Sacar Anim has always been known for his great defense. While he hasn’t won Big East Defensive Player of the Year, he’s been Marquette’s best perimeter defender for the past few seasons, often guarding the other team’s best player. This season, Anim has become more than a defensive anchor, he’s become a dynamic scoring threat.
I’ve been planning to write an article titled: “Who is/Who Should be Marquette’s Second Scoring Option.” There were three clear front runners: Brendan Bailey, Koby McEwen, and Sacar Anim. Many probably expected Koby to fill the role as the second option to Markus Howard. While he’s shown he has dynamic playmaking ability and has proven to come up big in the clutch, his scoring hasn’t yet translated, being far too inconsistent and unreliable. Brendan, who clearly has the most potential, is not aggressive enough yet. Rarely is Brendan seen creating shots for himself. As the season has gone along, Anim has stepped up and become the clear second scoring option.
Coming out of high school, Sacar Anim was not a top prospect. He was a 3-star prospect, ranking #191 nationally on 247sports.com. Anim was the lowest ranking recruit in Marquette’s class that included Henry Ellenson (9), Haanif Cheatham (75), Traci Carter (127), and the legendary Matt Heldt (136). Expectations were not high for Anim at Marquette. During his freshman year, Sacar was barely a factor. He appeared in 17 games, averaging 4.9 MPG. Just before his sophomore season was set to begin, Anim would decide to redshirt.
Anim would emerge as a starter in his redshirt sophomore season. Even while playing the fourth most minutes on the team at 27 MPG, he would not be relied on as a scoring option. With Markus Howard, Andrew Rowsey, and Sam Hauser leading the team, Anim’s offensive game centered around slashes to the rim. He would shine in this role shooting 52.7% in 2-point field goal attempts. While shining as a slasher, Anim would struggle as a 3-point shooter finishing the season at 23.5% from 3. These shooting struggles would contribute to his reluctance to shoot the 3, averaging 1 3-point attempt per game.
Heading into his junior season, Anim would again not be relied on for scoring. Markus and Sam would return and top recruit Joey Hauser would be expected to be the third scoring option. As the season went on, Anim emerged as a prominent scoring option largely due to his improved shooting. He must’ve worked hard in the offseason because he unveiled a reliable jumper from the elbow and became a lethal spot-up shooter. Sporting a 39.1 3-point shooting percentage, Anim became the NBA-desired 3-and-D player that great teams have.
Anim would again be under-estimated heading into his final season at Marquette. While Sam and Joey would transfer, Koby McEwen would be the favorite to be the second scoring option with many expecting a promising Brendan Bailey to establish himself as the third. Anim was just expected to provide what he had shown already in his career: slashing and spot-up shooting. But these two offensive skills he had relied on others. In his senior season, Anim has elevated his offensive game again by developing the ability to create offense for himself.
In the past, Anim would bring the ball up the floor to lessen the load for others, but when in the half-court he wouldn’t have any responsibility. This season, Anim is relied on to be the second scoring option. While the second option to Markus Howard is more like being third or fourth option to another team, his development has been impressive and has been crucial to this team’s success. Anim is now a player who is dangerous in the pick-and-roll. I’ve seen Anim come of the screen to pull-up and shoot, taking advantage of his 42.3% (6th in BE) 3-point shooting stroke, while at other times he attacks, penetrating the lane with ease. He’s now a player that you can also rely on to win a one-on-one battle. In Marquette’s most recent game against Butler, one play in particular puts this skill on display. Being guarded by Kamar Baldwin, a known great defender, Anim took him one-on-one. He drove into the paint, spun, and finished with ease. The player Anim was in years past couldn’t create offense for himself, and now he does regularly with confidence.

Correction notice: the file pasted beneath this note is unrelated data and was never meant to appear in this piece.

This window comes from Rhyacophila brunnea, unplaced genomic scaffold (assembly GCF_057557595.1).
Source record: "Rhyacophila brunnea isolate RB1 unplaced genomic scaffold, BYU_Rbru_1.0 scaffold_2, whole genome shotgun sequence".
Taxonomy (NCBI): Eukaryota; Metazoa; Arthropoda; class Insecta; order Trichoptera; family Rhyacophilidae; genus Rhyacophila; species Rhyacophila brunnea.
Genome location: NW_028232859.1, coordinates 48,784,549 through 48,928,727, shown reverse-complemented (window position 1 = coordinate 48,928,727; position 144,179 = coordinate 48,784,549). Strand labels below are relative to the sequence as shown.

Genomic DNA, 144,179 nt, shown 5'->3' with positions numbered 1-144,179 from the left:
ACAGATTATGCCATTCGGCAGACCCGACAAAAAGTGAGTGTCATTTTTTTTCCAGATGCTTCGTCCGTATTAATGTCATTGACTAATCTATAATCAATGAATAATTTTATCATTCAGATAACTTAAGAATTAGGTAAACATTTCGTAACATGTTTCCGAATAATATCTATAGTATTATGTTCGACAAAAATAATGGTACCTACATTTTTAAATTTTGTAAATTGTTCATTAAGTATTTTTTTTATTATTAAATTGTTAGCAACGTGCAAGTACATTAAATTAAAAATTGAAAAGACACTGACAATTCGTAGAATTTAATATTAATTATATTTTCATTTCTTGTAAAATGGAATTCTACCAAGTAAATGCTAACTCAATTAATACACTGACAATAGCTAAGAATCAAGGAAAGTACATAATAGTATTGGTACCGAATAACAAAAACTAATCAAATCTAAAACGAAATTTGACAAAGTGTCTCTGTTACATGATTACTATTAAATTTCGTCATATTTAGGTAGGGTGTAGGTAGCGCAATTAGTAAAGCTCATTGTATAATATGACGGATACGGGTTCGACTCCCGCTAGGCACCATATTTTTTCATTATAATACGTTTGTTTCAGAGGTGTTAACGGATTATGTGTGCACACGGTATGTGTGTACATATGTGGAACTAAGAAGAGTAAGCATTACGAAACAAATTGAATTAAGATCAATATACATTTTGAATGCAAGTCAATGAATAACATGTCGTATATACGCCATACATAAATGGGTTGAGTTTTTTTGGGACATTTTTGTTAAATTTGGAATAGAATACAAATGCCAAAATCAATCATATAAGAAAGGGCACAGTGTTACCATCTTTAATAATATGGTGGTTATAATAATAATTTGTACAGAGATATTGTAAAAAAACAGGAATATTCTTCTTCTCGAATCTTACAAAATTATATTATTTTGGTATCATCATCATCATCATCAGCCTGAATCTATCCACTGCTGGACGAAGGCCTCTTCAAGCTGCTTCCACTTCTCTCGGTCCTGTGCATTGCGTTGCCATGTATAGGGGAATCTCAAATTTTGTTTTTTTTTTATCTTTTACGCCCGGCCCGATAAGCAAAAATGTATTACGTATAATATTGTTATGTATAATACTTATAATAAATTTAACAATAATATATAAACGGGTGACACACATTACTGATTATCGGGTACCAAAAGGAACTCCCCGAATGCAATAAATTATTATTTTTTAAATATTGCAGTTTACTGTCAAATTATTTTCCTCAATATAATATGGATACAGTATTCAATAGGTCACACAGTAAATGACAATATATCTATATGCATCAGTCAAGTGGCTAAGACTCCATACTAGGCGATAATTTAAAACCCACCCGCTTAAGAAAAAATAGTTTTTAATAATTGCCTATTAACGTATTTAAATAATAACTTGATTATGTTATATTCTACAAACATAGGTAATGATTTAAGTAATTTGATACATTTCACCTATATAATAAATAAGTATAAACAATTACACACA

Anim is obviously incredibly important to this year’s team. If/When Marquette makes the tournament, (hot take alert) he will be as important as any other player to that success. But his development means more than the success of this team, it shows the development of Marquette’s program.
Two years ago, I wrote about how Wojo’s 2017 recruiting class was his most important. Jamal Cain, Greg Elliott and Theo John were all outside the top-100 in their class, but all showed promise in their freshman season. I mentioned how (to that point in his coaching career) Wojo had failed to develop or even retain players, with Sandy Cohen and Haanif Cheatham being primary examples. I pointed to Villanova as being the prime example of how important player development is to becoming a top program. This was highlighted by the dramatic improvements Josh Hart and Mikal Bridges made in their time at Villanova. The 2017 class will continue to be crucial to Marquette’s success, especially as they will lead the post-Markus Howard era, and all three players can look up to Anim’s development. I don’t get to watch Marquette’s practices and I don’t get to observe workouts, but Anim has clearly worked incredibly hard on his game and it shows every time he plays. In an era where many players transfer, especially from Marquette, Anim never quit on the program he committed to, even after his first two seasons may have not gone as well as he hoped. Anim is the golden example of development in the Wojo era and gives hope to how the program can develop players in the future.